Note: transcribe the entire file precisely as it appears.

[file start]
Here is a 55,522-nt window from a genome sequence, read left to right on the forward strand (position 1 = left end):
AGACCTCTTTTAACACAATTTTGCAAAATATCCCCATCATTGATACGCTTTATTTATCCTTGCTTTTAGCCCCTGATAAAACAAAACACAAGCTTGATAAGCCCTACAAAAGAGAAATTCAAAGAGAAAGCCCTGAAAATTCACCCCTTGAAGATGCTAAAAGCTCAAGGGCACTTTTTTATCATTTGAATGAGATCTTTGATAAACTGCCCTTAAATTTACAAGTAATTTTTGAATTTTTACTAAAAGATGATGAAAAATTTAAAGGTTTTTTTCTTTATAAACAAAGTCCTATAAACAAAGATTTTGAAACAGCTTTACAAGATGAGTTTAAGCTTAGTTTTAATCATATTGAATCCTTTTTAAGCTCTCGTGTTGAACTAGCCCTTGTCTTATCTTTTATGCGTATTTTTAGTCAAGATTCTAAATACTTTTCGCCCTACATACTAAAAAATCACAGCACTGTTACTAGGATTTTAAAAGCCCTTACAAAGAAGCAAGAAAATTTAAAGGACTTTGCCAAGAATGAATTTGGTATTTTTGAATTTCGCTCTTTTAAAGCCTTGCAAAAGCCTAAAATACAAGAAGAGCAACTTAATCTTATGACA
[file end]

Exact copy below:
Here is a 55,522-nt window from a genome sequence, read left to right on the forward strand (position 1 = left end):
AGACCTCTTTTAACACAATTTTGCAAAATATCCCCATCATTGATACGCTTTATTTATCCTTGCTTTTAGCCCCTGATAAAACAAAACACAAGCTTGATAAGCCCTACAAAAGAGAAATTCAAAGAGAAAGCCCTGAAAATTCACCCCTTGAAGATGCTAAAAGCTCAAGGGCACTTTTTTATCATTTGAATGAGATCTTTGATAAACTGCCCTTAAATTTACAAGTAATTTTTGAATTTTTACTAAAAGATGATGAAAAATTTAAAGGTTTTTTTCTTTATAAACAAAGTCCTATAAACAAAGATTTTGAAACAGCTTTACAAGATGAGTTTAAGCTTAGTTTTAATCATATTGAATCCTTTTTAAGCTCTCGTGTTGAACTAGCCCTTGTCTTATCTTTTATGCGTATTTTTAGTCAAGATTCTAAATACTTTTCGCCCTACATACTAAAAAATCACAGCACTGTTACTAGGATTTTAAAAGCCCTTACAAAGAAGCAAGAAAATTTAAAGGACTTTGCCAAGAATGAATTTGGTATTTTTGAATTTCGCTCTTTTAAAGCCTTGCAAAAGCCTAAAATACAAGAAGAGCAACTTAATCTTATGACA